Michelle Lyon, assistant head of school at MTC member Parish Episcopal High School, shares how her community transformed the way it was “doing school.” Lyon also shares two journey maps: one that showcases the change process for student engagement and another for teaching and learning.
In early 2017, I attended the Mastery Transcript Consortium (MTC) session at NAIS in Baltimore, MD. I left that meeting feeling validated, hopeful, and energized. Parish Episcopal School (Parish) had been on a like-minded mission since 2013-2014, when we too recognized that the way we were “doing school” needed to change. We joined the MTC as a member school and have not looked back; we finally found a partner that was going to help further our strategic vision of “Reimagine School.”
Preparing Modern Learners
In 2013-2014, Parish’s Head of School, Dave Monaco, posed a generative question: What emerging conditions in the PreK-12 marketplace present sustainable, value-added opportunities for school leadership? We asked a task force comprised of board members, administration, parents, alumni, and faculty to think boldly about what school should look like for our modern learners. The Parish task force conceived a moonshot of “Reshape Programming to Produce Life Ready, Modern Learners.” Our findings demonstrated a need to explore:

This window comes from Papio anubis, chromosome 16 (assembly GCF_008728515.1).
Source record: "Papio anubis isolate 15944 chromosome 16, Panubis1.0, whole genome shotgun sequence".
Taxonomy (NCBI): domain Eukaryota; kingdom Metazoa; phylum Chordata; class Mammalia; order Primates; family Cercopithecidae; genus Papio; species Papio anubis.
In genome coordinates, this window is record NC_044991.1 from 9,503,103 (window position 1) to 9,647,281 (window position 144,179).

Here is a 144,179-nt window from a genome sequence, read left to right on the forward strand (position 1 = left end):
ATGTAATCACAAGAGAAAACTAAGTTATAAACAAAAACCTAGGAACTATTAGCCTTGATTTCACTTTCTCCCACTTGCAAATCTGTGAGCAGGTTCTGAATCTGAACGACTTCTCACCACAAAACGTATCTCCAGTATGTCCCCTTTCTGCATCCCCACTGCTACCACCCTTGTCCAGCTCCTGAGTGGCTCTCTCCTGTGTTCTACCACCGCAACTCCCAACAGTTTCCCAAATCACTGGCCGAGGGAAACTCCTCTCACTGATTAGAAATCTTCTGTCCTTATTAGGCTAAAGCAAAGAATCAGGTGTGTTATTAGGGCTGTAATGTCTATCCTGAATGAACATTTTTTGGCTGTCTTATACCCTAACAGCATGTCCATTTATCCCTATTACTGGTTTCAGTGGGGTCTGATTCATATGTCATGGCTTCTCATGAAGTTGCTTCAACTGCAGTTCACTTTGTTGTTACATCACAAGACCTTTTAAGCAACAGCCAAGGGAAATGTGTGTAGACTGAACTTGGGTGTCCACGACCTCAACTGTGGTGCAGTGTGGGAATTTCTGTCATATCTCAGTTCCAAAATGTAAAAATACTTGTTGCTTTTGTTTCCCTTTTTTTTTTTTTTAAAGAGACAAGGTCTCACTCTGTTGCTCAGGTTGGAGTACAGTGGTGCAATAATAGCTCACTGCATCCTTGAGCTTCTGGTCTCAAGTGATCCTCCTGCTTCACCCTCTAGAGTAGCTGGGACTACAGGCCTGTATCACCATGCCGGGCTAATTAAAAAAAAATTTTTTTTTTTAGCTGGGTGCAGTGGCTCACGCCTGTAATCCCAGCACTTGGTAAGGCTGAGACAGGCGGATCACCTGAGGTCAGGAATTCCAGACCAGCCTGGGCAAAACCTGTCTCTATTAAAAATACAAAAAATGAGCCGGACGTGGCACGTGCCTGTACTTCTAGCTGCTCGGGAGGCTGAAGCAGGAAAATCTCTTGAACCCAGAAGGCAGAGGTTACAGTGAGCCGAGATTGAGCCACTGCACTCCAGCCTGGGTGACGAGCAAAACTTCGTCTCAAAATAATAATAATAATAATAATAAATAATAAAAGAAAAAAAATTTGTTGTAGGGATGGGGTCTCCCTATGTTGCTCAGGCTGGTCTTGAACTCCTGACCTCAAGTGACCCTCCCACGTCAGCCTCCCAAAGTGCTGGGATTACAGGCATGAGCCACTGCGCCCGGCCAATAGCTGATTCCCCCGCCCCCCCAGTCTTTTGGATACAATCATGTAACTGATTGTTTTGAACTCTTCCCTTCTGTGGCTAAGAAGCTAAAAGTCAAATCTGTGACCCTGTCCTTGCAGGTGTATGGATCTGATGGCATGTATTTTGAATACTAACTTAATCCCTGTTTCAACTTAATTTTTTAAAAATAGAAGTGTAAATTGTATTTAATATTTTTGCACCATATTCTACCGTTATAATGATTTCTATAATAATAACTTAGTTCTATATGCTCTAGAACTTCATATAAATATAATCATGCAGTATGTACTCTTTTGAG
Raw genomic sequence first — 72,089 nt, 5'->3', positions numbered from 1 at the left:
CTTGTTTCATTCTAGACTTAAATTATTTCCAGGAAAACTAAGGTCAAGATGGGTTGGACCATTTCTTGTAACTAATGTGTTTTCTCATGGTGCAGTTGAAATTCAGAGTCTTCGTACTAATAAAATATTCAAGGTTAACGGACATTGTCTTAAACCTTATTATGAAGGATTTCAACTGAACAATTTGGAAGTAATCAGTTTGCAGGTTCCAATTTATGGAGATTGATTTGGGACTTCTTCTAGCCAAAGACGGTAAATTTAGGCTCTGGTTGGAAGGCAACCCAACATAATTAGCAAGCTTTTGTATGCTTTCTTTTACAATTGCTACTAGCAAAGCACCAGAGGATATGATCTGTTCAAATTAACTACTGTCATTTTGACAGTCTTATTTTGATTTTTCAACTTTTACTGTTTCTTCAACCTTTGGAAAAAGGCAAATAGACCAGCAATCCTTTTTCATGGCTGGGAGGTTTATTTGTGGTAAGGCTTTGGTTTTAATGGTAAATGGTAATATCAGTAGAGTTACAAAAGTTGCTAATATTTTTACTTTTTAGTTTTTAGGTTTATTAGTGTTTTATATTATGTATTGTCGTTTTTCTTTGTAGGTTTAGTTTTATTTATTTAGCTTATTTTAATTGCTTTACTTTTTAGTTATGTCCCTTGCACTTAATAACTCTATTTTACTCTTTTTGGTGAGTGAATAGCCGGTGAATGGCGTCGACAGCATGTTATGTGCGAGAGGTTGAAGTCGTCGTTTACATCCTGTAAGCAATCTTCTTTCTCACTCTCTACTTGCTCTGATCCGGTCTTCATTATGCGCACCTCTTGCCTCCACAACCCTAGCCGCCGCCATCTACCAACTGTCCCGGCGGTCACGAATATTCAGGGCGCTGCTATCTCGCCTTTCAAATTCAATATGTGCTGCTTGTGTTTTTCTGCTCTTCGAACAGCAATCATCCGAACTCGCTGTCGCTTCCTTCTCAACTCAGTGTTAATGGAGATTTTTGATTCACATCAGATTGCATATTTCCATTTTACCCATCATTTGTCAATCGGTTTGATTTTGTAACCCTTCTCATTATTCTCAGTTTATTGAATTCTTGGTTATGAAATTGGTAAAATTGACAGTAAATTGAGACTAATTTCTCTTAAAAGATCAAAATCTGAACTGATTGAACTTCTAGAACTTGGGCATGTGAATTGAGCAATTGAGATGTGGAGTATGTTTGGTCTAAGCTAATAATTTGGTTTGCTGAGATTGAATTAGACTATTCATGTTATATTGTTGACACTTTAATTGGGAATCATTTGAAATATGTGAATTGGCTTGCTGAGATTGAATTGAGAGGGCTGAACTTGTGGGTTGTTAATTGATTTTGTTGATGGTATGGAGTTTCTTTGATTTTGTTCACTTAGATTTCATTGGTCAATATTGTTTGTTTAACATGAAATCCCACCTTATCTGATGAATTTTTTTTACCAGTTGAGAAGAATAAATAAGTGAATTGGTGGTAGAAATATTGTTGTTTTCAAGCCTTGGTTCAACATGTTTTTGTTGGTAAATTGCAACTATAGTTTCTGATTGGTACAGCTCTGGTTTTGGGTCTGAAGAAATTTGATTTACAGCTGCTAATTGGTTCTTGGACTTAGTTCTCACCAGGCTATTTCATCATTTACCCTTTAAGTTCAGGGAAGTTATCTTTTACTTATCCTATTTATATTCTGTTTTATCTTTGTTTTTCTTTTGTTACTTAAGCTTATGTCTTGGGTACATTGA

- Flexible student scheduling to increase student engagement
- A system where students could move at readiness when they demonstrated competency
- The shifting role of the teacher
Following the task force findings, Parish hired two consultants: 2Revolutions and Competency-Based Education Specialist, Rose Colby. With the guidance from our consultants, we were able to synthesize the research from the task force and build a framework for the moonshot of Reshape Programming, known among our constituents as “Reimagine School.” During the 2014-2015 school year, our research and planning delivered the four main components of our Reimagine School plan:
- How would we articulate, deliver and pace our curriculum?
- How would we utilize time and engage our students?
- How would we leverage technology in the learning process?
- How do we train our faculty to implement this vision?